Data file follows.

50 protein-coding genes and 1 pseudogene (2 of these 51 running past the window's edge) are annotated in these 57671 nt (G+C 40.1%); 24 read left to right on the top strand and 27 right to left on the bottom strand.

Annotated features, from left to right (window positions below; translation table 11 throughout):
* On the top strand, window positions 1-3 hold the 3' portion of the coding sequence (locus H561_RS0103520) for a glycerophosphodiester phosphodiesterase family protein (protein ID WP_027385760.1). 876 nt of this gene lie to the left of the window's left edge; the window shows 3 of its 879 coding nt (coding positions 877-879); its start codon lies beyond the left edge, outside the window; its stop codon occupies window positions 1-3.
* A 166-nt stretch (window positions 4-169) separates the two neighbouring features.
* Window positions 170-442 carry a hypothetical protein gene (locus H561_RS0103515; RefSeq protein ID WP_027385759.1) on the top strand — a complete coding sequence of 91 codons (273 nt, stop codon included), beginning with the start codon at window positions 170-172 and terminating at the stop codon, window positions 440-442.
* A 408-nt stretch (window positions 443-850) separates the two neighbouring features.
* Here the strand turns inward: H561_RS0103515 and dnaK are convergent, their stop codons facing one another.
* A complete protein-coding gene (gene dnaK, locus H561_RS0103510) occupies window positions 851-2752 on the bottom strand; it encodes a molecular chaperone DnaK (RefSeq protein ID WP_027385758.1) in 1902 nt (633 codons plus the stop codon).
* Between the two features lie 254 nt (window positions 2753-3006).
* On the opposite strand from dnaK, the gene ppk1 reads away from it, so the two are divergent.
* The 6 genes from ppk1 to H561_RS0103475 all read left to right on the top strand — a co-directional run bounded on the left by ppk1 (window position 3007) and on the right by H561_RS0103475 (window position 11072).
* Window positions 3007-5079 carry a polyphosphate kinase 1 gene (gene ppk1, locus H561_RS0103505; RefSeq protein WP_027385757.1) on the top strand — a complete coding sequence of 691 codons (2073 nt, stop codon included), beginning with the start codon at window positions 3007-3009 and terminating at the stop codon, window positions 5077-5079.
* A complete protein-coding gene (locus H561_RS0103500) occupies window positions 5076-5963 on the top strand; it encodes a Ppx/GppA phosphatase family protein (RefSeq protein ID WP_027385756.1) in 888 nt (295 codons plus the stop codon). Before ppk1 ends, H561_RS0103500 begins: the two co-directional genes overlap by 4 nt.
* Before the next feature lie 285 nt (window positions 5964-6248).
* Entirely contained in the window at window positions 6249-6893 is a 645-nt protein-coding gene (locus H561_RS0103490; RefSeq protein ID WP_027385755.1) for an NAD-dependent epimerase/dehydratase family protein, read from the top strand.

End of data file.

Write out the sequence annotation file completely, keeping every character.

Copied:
50 protein-coding genes and 1 pseudogene (2 of these 51 running past the window's edge) are annotated in these 57671 nt (G+C 40.1%); 24 read left to right on the top strand and 27 right to left on the bottom strand.

Annotated features, from left to right (window positions below; translation table 11 throughout):
* On the top strand, window positions 1-3 hold the 3' portion of the coding sequence (locus H561_RS0103520) for a glycerophosphodiester phosphodiesterase family protein (protein ID WP_027385760.1). 876 nt of this gene lie to the left of the window's left edge; the window shows 3 of its 879 coding nt (coding positions 877-879); its start codon lies beyond the left edge, outside the window; its stop codon occupies window positions 1-3.
* A 166-nt stretch (window positions 4-169) separates the two neighbouring features.
* Window positions 170-442 carry a hypothetical protein gene (locus H561_RS0103515; RefSeq protein ID WP_027385759.1) on the top strand — a complete coding sequence of 91 codons (273 nt, stop codon included), beginning with the start codon at window positions 170-172 and terminating at the stop codon, window positions 440-442.
* A 408-nt stretch (window positions 443-850) separates the two neighbouring features.
* Here the strand turns inward: H561_RS0103515 and dnaK are convergent, their stop codons facing one another.
* A complete protein-coding gene (gene dnaK, locus H561_RS0103510) occupies window positions 851-2752 on the bottom strand; it encodes a molecular chaperone DnaK (RefSeq protein ID WP_027385758.1) in 1902 nt (633 codons plus the stop codon).
* Between the two features lie 254 nt (window positions 2753-3006).
* On the opposite strand from dnaK, the gene ppk1 reads away from it, so the two are divergent.
* The 6 genes from ppk1 to H561_RS0103475 all read left to right on the top strand — a co-directional run bounded on the left by ppk1 (window position 3007) and on the right by H561_RS0103475 (window position 11072).
* Window positions 3007-5079 carry a polyphosphate kinase 1 gene (gene ppk1, locus H561_RS0103505; RefSeq protein WP_027385757.1) on the top strand — a complete coding sequence of 691 codons (2073 nt, stop codon included), beginning with the start codon at window positions 3007-3009 and terminating at the stop codon, window positions 5077-5079.
* A complete protein-coding gene (locus H561_RS0103500) occupies window positions 5076-5963 on the top strand; it encodes a Ppx/GppA phosphatase family protein (RefSeq protein ID WP_027385756.1) in 888 nt (295 codons plus the stop codon). Before ppk1 ends, H561_RS0103500 begins: the two co-directional genes overlap by 4 nt.
* Before the next feature lie 285 nt (window positions 5964-6248).
* Entirely contained in the window at window positions 6249-6893 is a 645-nt protein-coding gene (locus H561_RS0103490; RefSeq protein ID WP_027385755.1) for an NAD-dependent epimerase/dehydratase family protein, read from the top strand.